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Publication numberUS3292759 A
Publication typeGrant
Publication dateDec 20, 1966
Filing dateOct 18, 1965
Priority dateOct 18, 1965
Publication numberUS 3292759 A, US 3292759A, US-A-3292759, US3292759 A, US3292759A
InventorsAnderson Carl J, Meixner Edwin J
Original AssigneeSeeburg Corp
Export CitationBiBTeX, EndNote, RefMan
External Links: USPTO, USPTO Assignment, Espacenet
Bonus award system for vending machines
US 3292759 A
Abstract  available in
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Claims  available in
Description  (OCR text may contain errors)

1966 E. J. MEIXNER ETAL 3,

BONUS AWARD SYSTEM FOR VENDING MACHINES Filed Oct. 18, 1965 BAS INVENTOR EDWIN J. ME/XNEI? CARL -J. ANDERSON United States Patent O This invention relates to a bonus award system for a vending installation and more particularly to a bonus award system especially designed for use in vending installations (such as a coin-operated automatic phonograph) and adapted to afford a customer an opportunity to purchase, under certain predetermined conditions, a

selection available from the vending installation as a bargain priced award.

As is well known, automated vending installations have become a significant factor in retail merchandising of articles (e.g., candy bars) and of services (e. g., the playing of recorded music). However, a disadvantage of such installations has been their relative inflexibility for utilizing proven merchandising techniques based upon award and bargain concepts. To an extent, bargain merchandising has been used in the vending business (as, for example, by offering a single selection record play for ten cents and three single selection record plays for twenty-five cents in a coin-operated automatic phonograph), and such use has been highly successful.

In addition, a copending United States patent application, Scan Award System, Serial No. 381,715, filed July 10, 1964, in the name of Herman G. Jensen and Robert Kapoun, discloses a system suitable for utilization in an automated vending installation and adapted to vend award selections under certain predetermined conditions. The preferred embodiment of the system described in the said copending patent application is a coin-operated automatic phonograph installation in which a customer, after purchase of an ordinary record selection at a regular price, is given an opportunity to purchase a predetermined one of a series of album award selections at a bargain price. The available album award selection is determined by scan means which normally scans a series of album award selections and which, in response to the ordinary purchase, ul-thnately conditions the award of a predetermined (although apparently random) one of the series of album award selections.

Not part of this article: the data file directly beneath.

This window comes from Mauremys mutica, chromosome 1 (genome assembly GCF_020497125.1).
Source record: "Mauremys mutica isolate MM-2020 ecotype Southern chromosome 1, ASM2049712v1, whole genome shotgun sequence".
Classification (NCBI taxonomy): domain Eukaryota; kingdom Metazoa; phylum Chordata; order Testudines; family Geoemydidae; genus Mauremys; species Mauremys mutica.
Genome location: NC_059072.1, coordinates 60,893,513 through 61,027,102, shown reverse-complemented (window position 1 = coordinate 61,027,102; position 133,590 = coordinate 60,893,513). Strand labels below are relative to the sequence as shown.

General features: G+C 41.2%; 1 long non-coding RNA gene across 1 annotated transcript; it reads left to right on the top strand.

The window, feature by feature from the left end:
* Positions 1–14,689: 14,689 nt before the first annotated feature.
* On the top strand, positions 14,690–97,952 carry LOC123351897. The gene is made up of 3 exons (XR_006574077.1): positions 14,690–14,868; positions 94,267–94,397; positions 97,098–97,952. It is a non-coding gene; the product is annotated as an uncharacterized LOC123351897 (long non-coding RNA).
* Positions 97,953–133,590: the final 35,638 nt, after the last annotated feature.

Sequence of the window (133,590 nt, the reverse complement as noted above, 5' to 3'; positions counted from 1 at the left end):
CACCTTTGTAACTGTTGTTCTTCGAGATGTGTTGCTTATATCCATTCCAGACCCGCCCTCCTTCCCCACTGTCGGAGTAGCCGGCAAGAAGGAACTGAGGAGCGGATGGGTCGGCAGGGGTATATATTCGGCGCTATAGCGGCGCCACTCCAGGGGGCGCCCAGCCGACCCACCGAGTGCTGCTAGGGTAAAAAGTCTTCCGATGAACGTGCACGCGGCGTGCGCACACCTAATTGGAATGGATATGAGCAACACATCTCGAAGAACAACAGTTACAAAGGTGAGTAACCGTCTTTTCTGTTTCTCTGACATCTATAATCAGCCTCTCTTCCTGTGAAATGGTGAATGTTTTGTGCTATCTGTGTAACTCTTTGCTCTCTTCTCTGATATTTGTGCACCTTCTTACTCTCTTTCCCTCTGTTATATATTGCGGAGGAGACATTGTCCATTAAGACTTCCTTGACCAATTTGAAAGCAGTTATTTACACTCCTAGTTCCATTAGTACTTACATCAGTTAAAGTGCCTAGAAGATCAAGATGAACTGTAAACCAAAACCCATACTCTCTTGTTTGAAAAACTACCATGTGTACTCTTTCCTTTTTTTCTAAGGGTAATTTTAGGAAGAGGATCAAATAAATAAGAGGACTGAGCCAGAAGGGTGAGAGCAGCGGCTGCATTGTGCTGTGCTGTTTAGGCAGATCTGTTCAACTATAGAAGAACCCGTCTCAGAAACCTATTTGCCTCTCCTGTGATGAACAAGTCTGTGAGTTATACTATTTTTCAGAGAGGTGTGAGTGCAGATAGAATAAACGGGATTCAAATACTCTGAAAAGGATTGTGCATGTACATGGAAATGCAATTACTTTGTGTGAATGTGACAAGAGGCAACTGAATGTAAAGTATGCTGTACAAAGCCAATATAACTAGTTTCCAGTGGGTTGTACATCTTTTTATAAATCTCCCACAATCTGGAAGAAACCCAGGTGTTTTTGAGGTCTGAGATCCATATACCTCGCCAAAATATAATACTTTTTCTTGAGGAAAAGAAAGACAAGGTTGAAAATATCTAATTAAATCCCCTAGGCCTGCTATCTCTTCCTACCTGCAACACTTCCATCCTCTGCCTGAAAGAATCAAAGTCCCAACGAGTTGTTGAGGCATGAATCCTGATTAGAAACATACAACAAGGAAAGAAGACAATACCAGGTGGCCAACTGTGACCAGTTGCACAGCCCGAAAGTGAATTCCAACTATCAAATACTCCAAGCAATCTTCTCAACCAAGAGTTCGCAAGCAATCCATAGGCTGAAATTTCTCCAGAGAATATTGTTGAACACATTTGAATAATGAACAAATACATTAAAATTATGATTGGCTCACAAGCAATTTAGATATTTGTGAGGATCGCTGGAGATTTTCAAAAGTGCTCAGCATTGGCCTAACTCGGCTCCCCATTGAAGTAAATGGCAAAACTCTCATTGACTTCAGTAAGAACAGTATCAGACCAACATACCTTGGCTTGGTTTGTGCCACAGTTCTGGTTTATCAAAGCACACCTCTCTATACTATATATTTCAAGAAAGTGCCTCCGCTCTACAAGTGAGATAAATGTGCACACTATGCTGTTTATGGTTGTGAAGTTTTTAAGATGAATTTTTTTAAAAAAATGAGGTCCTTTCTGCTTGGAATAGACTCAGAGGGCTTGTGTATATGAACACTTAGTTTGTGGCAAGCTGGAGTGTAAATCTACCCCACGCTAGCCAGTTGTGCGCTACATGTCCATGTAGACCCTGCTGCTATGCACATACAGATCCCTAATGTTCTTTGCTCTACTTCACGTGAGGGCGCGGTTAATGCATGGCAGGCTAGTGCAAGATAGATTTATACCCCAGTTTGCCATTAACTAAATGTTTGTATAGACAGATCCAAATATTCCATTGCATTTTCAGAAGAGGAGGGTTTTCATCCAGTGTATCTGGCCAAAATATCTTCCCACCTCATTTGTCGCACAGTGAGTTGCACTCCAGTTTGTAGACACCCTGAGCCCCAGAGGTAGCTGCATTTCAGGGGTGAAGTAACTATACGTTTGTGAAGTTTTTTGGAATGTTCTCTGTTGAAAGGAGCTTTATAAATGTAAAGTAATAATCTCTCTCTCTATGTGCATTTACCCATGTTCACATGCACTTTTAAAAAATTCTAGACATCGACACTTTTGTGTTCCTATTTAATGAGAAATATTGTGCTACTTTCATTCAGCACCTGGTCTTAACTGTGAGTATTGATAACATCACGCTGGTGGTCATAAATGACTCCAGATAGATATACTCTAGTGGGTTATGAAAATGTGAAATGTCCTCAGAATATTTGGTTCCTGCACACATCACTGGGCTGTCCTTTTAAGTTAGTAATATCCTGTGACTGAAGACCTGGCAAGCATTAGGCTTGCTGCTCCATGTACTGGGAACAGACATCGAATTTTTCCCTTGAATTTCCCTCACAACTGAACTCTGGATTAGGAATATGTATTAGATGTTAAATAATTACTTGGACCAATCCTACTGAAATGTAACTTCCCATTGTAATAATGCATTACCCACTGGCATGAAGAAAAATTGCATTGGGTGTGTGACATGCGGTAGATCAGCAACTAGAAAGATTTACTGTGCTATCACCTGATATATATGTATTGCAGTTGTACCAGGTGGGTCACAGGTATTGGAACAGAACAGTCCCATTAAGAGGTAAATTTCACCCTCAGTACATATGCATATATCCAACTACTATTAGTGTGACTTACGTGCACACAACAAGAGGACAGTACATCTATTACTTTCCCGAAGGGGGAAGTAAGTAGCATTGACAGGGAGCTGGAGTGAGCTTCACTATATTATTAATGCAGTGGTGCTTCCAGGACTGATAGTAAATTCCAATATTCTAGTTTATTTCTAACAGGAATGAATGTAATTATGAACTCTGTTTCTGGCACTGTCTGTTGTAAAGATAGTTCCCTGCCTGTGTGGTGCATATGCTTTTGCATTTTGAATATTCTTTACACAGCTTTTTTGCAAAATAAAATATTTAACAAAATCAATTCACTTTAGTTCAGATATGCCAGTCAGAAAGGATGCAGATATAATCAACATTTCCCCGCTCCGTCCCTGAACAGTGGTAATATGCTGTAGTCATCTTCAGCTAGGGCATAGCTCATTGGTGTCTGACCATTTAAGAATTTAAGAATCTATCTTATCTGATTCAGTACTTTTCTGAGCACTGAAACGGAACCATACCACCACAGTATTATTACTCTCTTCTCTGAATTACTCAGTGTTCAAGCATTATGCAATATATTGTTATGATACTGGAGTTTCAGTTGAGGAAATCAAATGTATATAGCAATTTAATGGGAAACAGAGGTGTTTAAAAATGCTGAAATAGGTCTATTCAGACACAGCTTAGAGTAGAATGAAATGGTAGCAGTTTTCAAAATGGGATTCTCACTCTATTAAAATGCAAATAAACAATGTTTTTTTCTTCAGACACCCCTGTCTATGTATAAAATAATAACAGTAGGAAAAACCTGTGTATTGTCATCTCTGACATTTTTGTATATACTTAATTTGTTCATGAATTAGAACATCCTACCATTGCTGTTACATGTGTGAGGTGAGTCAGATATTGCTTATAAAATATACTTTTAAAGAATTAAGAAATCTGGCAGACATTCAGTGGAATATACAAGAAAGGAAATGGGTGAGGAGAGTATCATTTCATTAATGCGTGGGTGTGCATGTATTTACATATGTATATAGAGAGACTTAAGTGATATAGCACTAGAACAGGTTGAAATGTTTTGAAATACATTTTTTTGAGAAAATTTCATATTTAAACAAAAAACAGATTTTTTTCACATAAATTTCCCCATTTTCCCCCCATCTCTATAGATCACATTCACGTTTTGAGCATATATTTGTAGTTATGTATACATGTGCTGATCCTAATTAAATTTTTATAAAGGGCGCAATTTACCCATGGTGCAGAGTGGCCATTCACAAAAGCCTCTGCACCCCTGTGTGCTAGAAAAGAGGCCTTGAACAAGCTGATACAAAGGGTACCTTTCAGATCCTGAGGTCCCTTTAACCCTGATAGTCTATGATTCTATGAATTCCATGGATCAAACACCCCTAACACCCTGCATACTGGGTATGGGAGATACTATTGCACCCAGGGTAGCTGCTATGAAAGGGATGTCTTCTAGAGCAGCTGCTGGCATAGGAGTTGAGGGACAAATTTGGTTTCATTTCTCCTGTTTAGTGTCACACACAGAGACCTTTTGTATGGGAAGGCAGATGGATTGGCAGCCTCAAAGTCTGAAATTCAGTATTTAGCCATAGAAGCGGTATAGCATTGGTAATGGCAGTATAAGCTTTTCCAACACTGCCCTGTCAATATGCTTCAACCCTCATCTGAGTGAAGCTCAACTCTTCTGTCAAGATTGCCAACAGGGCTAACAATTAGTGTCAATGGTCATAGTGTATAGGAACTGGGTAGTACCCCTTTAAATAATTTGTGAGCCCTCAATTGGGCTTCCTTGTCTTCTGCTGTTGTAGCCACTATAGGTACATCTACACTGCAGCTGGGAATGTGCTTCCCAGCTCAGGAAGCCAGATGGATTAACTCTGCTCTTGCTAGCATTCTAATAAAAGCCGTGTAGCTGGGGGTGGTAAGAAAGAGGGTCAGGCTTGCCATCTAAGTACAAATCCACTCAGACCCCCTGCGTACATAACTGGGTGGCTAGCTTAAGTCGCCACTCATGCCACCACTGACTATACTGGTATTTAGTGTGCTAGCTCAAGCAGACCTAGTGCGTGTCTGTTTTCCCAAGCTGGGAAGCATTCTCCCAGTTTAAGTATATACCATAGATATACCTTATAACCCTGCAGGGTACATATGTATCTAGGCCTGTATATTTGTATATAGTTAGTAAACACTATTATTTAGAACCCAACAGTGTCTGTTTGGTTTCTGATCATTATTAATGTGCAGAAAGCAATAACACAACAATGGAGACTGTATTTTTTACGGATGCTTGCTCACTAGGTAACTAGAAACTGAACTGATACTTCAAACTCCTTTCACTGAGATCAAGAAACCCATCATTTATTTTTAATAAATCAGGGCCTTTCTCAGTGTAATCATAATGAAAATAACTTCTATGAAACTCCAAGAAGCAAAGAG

While in practice the use of such a scan award system has proven to be highly successful, one inherent limitation thereof is the lack of customer choice as to the particular award selection that is available for purchase at a bargain price. Since the predetermined available award selection may be a selection which the customer does not desire to purchase (even at a bargain price), customer acceptance of the bargain priced award is not maximized. Moreover, the circuitry necessary to incorporate the described scan award system into an automatic phonograph installation is relatively complex and, as such, can be employed only in connection with main phonograph installations (i.e., the system cannot normally be utilized in remote or satellite stations).